I appreciate you homilies so very much. I am a member at St. Peter Catholic Church here in Greenville, N.C. This is a very complex situation, and it will take some time to get through it.
You said, “Israel experienced great prosperity before they were brought low.” So, here we are.
Christ still leads his Church, and the message is always the same – “Repent for the Kingdom of God is at hand.” (Matthew 3:2,Matthew 4:17,Mark 1:15 ESV) Many of our leaders today fail to see their call to service as a sacrifice. It’s very hard to do so in a capitalistic society. In Mark 10:17-31,Matthew 19:16-30,Luke 18:18-30 there is a story of a rich young man who came to Jesus and asked, “Good master, what must I do to inherit eternal life?” The entire dialogue is very interesting in that, first, Jesus answers a question with a question; “Why do you call me “good.” There is only one who is good and that is the Father in heaven.” In other words, “You’re asking me, a human being, about what is good. You should look to God. OR Do you recognize God in me? So Christ speaks to him as God speaks through the Torah: “You know the Commandments….” That was the young man’s understanding of God. He knew his belief was correct because he was very wealthy, and everyone knew that wealth was a sign of God’s favor. So after Jesus finished speaking he exclaimed, “I’v kept the Commandments all my life!” That is, he thought he was perfect – he had it made. Then Christ said, “Wait, if you want to be perfect…” (that is, hold your horses, Tex, you’re not there yet.) Christ goes on to counsel him in three ways, First, “sell all you own” (take a vow of poverty). Second, “give the proceeds to the poor” (take a vow of charity). Finally, “Come and follow me” (take a vow of obedience). All Christians should understand the value of this counsel, especially in our “capitalistic” society.
But the problem we now face in following Christ has been compounded because it has come to involve intimate relationships. Problems began when the Protestants accepted contraception in the 1930’s as a viable means to control the size of the family. They were blinded to the deep consequences of such a move. Couples in the Catholic Church pushed for acceptance of contraceptives as well. Eventually some (possibly many) priests in the 1950’s and 1960’s led people to believe that contraception was not sinful and would be eventually accepted by the Church. Then Pope Paul VI came out with Humanae Vitae.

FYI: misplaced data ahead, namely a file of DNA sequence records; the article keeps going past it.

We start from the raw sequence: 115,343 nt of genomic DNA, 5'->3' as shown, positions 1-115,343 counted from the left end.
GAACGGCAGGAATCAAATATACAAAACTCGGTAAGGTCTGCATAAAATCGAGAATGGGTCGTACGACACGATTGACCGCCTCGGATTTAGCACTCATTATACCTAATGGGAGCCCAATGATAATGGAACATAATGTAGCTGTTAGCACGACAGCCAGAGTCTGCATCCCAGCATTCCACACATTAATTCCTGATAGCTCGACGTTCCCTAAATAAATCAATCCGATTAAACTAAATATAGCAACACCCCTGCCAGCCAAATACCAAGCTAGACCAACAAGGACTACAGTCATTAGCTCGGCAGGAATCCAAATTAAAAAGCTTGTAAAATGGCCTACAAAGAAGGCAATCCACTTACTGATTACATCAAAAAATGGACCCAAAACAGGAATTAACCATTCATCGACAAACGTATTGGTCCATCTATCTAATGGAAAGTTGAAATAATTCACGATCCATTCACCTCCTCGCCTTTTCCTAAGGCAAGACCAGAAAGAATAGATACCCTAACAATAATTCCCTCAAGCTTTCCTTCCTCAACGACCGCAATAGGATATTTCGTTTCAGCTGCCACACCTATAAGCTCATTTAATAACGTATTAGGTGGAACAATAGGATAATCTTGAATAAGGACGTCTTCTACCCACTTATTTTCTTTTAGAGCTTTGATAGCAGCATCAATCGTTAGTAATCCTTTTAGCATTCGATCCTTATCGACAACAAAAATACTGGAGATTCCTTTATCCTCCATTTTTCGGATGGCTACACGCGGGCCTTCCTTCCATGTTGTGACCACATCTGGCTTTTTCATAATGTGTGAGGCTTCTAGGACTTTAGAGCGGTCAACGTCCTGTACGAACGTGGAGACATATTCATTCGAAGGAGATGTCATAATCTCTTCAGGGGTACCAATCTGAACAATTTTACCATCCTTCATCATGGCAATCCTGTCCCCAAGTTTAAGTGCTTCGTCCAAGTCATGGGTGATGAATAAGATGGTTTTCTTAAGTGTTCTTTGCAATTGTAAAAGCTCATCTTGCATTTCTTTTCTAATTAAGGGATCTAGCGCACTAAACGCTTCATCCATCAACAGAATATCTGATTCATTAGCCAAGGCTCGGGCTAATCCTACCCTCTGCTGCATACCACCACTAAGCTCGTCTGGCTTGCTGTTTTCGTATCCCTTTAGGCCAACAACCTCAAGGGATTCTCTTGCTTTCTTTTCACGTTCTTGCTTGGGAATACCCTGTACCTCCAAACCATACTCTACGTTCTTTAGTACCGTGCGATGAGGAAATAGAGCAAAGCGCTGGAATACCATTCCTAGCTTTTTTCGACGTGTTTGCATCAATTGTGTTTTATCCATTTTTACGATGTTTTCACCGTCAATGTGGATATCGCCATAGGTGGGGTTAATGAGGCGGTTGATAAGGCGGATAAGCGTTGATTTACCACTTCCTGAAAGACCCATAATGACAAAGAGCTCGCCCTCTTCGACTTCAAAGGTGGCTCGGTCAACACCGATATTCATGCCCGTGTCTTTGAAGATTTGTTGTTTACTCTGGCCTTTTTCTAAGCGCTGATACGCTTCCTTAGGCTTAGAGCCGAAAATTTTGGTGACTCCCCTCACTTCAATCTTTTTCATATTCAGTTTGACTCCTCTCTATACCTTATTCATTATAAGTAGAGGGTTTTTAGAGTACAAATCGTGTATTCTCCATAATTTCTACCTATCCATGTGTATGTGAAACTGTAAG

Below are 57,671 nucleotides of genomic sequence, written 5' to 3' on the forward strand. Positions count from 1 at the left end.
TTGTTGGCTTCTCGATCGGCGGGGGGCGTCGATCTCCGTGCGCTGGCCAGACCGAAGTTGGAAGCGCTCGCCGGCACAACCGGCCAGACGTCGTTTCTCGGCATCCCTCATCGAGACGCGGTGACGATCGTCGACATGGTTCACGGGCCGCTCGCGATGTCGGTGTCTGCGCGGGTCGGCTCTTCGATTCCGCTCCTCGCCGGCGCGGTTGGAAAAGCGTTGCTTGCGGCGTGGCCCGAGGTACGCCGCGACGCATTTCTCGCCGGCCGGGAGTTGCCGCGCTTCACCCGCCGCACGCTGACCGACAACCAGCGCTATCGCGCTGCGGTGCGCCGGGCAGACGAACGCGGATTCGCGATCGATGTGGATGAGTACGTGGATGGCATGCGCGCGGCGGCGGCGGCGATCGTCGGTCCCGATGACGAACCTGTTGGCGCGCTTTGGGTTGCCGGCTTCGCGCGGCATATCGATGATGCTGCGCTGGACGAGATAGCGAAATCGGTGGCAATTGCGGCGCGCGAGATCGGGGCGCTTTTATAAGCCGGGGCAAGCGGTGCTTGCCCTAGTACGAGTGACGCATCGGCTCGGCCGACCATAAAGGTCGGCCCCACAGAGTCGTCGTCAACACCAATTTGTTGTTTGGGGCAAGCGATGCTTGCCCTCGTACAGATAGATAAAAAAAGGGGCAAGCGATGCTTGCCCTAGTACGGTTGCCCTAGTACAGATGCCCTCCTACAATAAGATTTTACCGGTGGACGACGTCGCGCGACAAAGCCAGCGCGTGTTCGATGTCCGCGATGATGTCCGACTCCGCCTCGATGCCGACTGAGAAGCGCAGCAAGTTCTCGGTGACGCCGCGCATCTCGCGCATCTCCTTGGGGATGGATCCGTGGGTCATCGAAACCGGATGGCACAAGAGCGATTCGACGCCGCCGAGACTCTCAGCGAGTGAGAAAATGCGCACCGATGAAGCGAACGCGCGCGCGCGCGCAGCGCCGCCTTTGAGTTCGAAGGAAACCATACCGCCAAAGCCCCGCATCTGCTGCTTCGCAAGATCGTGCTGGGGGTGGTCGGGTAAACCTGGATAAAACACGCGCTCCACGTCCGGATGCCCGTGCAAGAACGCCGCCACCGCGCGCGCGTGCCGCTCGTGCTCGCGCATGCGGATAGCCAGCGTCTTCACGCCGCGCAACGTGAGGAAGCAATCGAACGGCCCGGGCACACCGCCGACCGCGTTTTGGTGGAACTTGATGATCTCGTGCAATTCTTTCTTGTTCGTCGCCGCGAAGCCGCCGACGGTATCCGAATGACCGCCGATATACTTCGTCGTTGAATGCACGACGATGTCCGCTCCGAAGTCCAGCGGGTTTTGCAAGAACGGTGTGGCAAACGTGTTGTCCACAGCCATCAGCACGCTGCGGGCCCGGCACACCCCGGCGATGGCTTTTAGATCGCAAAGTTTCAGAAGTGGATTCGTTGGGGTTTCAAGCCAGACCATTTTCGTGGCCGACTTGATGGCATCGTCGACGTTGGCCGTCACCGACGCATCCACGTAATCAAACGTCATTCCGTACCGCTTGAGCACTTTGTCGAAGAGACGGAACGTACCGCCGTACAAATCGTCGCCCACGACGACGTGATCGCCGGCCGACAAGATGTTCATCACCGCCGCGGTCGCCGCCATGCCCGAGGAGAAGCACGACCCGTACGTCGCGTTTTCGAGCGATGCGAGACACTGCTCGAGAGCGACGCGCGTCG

At that time many Catholics defined “sinful” to mean against Church teaching.” Remove the Church from the equation and you will find that contraception is detrimental to relationships. It can impact one’s mental health, and may also be directly detrimental to one’s physical health. All one has to do is read the warnings on the inserts that come with them. The bottom line is, sexual desire is complex and contraception has social effects that are not listed on the inserts, like what to do if this thing fails in its one and a half minute of “use”. When people don’t go along with the crowd they fear loosing face with their friends, of being ostracized, , of being called names when they fail to conform to the ideas and ways of others. It is all about acceptance on many levels and is generally understood to mean love.
As Christians we are not to judge (i.e., condemn) people, but we are to judge right from wrong for ourselves.
You quoted St. John of the Cross
“To come to the knowledge you have not,
You must go by a way you do not know.”
It looks like we have a lot of new ground to cover.
Christ loves us more than anyone in this world. It’s sad, but, if we don’t associate with him and come to know him, he is no different than one of the American Idols, or a movie star, a figure on a crucifix, or, even worse, he becomes an overpowering dictator, a taskmaster, a warden. Christ, however, is as real as you and I. WE need to hear this message. He longs for an intimate relationship with each of us. (Revelation 3:20) According to the Bible, all have sinned and fall short of the glory of God (Romans 3:23-24). Even though we have been baptized, we are still capable of sin. And if we say we have no sin, we deceive ourselves (1 John 1:8).
We have a difficult task ahead as a Church, but I believe there is no where else to go. You’re a good man and I appreciate all you do for us. Keep up the great work. Peace, Ron Huffman
Thanks for the comment and for sharing
Apologies need to turn into apologies. At the beginning of every mass we need a brief 40 or 60 words or prayer welcoming protestants and explaining (and as a reminder to fellow Catholics) we are in the presence of God Almighty. We don’t fellowship as the protestants and we should apologize that we are in Church to adore Jesus’s real presence. Our American culture has a special rite safeguarding the flock to worship in this solemn way. If we were in Kenya we would dance. Here we worship this particular way. The the middle east we to a special cry during the consecration. Etc
There should be a even longer official apology to those wishing to go to RCIA.
We need to step up the Love. There is no true Christian voice in America. The two parties are soon at villainous war and true Christians are neither Republicans or Democrats. The socialist, money, power, rabid violent “Christians” and all the powers of the enemy will soon be magnified and we better get with Our Lord’s command. “Love one another” this is a commandment.
There should be a mandatory absence of television for us consecrated. God’s on channel Now. Right Now. Forever. Hallelujah! He didn’t come to bring peace but the sword.
Thanks for the comment and support
Eh Apologetics need to turn into apologies. I always got at least one typo to explain for humanity sake ha.
Much Love, Philip
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